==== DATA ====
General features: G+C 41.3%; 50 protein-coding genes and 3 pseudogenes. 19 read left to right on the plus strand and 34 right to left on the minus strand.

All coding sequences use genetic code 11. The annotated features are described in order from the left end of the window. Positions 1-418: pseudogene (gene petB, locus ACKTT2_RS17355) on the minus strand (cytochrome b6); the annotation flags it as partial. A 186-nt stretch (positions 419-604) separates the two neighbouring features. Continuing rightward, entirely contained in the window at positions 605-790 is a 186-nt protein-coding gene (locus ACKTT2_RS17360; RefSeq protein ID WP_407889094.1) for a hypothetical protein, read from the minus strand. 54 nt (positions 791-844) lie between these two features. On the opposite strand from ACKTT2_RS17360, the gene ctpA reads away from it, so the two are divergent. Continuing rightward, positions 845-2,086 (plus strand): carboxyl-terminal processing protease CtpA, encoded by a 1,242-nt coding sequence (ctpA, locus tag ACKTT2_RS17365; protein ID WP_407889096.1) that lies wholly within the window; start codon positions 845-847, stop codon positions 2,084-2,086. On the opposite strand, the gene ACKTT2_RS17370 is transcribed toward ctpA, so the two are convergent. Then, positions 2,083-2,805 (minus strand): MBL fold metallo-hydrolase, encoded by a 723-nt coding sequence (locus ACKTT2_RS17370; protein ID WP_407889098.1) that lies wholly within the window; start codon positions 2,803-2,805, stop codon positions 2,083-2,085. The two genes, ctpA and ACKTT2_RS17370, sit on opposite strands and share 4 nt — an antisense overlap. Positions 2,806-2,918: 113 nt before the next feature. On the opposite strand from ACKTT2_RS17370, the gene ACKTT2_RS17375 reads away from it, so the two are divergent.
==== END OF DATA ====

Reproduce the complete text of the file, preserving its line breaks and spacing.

General features: G+C 41.3%; 50 protein-coding genes and 3 pseudogenes. 19 read left to right on the plus strand and 34 right to left on the minus strand.

All coding sequences use genetic code 11. The annotated features are described in order from the left end of the window. Positions 1-418: pseudogene (gene petB, locus ACKTT2_RS17355) on the minus strand (cytochrome b6); the annotation flags it as partial. A 186-nt stretch (positions 419-604) separates the two neighbouring features. Continuing rightward, entirely contained in the window at positions 605-790 is a 186-nt protein-coding gene (locus ACKTT2_RS17360; RefSeq protein ID WP_407889094.1) for a hypothetical protein, read from the minus strand. 54 nt (positions 791-844) lie between these two features. On the opposite strand from ACKTT2_RS17360, the gene ctpA reads away from it, so the two are divergent. Continuing rightward, positions 845-2,086 (plus strand): carboxyl-terminal processing protease CtpA, encoded by a 1,242-nt coding sequence (ctpA, locus tag ACKTT2_RS17365; protein ID WP_407889096.1) that lies wholly within the window; start codon positions 845-847, stop codon positions 2,084-2,086. On the opposite strand, the gene ACKTT2_RS17370 is transcribed toward ctpA, so the two are convergent. Then, positions 2,083-2,805 (minus strand): MBL fold metallo-hydrolase, encoded by a 723-nt coding sequence (locus ACKTT2_RS17370; protein ID WP_407889098.1) that lies wholly within the window; start codon positions 2,803-2,805, stop codon positions 2,083-2,085. The two genes, ctpA and ACKTT2_RS17370, sit on opposite strands and share 4 nt — an antisense overlap. Positions 2,806-2,918: 113 nt before the next feature. On the opposite strand from ACKTT2_RS17370, the gene ACKTT2_RS17375 reads away from it, so the two are divergent.